But his greatest literary achievement was his wartime letters and the diary he kept of his escape from Crete, a compilation of which is to be published next month, as It is Bliss Here: letters home 1939-1945. Archbishop William Temple, a relation with whom he also corresponded regularly during the war, wrote in 1942 that he considered Hildyard the best letter-writer he had ever known, while in September of that year James Lees-Milne recorded in his diary:

Read in the train a fascinating diary written by Myles Hildyard . . . It is written in a straightforward, not unpoetic way, and is thrilling and charming. I would love to meet Hildyard who seems an angelic person, sensitive, sympathetic and of lion courage.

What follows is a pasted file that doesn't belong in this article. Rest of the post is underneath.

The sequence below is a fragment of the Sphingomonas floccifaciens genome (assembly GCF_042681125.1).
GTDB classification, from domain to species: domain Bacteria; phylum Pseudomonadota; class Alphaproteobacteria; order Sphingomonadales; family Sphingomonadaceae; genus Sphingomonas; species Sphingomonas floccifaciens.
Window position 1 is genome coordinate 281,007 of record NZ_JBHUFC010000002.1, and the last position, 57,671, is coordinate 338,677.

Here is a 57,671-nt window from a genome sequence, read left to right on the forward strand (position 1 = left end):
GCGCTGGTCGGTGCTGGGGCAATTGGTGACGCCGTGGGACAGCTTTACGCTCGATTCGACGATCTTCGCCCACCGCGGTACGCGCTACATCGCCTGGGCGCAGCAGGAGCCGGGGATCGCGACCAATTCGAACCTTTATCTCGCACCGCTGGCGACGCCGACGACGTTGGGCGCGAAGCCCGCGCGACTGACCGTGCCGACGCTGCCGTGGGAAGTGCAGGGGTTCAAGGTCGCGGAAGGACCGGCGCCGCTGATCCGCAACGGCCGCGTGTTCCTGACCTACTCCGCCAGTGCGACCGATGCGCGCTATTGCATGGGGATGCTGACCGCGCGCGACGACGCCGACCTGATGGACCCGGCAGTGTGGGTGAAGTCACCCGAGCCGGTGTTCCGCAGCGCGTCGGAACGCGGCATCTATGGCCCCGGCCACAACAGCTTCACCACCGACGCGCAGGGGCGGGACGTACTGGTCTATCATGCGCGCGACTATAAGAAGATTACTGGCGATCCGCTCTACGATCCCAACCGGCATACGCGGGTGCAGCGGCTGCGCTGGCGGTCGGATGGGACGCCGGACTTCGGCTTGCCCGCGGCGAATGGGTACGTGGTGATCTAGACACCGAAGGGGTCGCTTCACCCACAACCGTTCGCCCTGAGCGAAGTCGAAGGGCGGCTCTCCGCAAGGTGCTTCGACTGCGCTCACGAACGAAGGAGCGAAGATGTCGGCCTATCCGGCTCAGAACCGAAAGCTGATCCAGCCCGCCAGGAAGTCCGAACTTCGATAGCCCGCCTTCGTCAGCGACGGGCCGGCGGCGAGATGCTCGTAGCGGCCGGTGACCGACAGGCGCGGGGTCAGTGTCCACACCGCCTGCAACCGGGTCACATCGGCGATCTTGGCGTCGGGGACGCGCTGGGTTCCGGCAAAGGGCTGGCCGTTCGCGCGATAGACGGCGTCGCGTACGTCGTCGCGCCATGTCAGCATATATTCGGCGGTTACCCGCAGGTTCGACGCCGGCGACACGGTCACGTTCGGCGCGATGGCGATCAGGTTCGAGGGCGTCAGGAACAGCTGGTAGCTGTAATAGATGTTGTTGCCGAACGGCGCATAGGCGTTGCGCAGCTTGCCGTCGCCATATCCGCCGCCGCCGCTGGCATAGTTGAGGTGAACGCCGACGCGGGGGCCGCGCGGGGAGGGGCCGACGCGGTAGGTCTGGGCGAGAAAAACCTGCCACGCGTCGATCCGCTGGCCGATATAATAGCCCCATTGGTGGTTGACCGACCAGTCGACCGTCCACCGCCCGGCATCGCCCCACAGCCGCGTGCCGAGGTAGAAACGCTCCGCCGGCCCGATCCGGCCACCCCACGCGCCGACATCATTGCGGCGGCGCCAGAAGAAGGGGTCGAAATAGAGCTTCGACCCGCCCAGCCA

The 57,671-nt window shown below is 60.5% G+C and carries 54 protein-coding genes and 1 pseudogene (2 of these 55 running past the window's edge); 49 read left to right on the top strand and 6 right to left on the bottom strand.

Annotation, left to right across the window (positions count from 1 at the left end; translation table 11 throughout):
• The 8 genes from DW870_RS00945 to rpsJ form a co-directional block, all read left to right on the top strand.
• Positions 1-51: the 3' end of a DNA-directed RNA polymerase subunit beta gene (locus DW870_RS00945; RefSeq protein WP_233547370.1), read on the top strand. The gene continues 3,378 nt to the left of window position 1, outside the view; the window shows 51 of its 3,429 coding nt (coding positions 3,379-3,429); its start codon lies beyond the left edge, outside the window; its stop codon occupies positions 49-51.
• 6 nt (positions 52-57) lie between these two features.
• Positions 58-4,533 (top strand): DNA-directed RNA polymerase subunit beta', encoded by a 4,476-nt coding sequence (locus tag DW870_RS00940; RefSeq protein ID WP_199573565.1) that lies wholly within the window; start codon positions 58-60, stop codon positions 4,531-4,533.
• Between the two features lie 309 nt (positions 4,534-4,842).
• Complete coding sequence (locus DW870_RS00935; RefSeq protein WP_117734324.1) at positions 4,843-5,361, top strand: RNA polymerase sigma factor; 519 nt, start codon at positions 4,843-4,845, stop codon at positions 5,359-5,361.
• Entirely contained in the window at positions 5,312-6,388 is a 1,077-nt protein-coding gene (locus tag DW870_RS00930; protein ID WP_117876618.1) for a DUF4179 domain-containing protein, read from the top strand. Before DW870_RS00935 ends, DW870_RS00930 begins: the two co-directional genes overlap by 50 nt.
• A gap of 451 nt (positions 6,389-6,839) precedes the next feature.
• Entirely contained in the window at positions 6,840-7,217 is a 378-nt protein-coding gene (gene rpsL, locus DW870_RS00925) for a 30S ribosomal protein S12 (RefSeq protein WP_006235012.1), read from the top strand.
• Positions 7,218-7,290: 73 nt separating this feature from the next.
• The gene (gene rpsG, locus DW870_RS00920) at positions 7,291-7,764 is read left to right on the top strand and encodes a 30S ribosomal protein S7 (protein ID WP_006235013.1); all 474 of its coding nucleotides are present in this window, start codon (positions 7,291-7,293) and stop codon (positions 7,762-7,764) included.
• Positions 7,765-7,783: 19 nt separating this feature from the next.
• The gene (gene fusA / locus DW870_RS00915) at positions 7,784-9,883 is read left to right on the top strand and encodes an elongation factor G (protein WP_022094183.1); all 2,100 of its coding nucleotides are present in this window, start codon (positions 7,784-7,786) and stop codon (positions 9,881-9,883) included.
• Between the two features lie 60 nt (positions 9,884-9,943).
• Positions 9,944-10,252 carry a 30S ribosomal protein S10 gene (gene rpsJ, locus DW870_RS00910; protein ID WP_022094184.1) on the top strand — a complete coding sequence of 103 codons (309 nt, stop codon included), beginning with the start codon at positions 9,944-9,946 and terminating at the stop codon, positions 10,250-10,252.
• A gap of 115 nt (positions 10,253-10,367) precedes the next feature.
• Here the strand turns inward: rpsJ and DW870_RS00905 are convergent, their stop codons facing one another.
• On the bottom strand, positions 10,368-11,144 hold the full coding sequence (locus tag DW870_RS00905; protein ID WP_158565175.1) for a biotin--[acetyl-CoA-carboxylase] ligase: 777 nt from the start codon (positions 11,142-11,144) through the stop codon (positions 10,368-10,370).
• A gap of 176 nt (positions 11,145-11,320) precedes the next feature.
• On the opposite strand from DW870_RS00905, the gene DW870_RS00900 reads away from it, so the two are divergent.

Flintham was, for the years Myles Hildyard was its guardian, a most remarkable place to visit. Not just because of the beauty and richness of its physical surroundings, but also because he himself was so remarkable a person. "He was, in a way," writes Antony Beevor, "the local equivalent of Nancy Mitford's Lord Merlin." At Flintham he encouraged and received a stream of visitors young and old, who brought lively conversation, stimulation and enjoyment to a house which, when his father inherited, had been a rather forbidding and lifeless place.

David Rowbotham and Robert Harrison made it possible for him to live there happily until the end. He died at home, 77 years after he had first arrived.

Robert Hildyard and Marianna Hildyard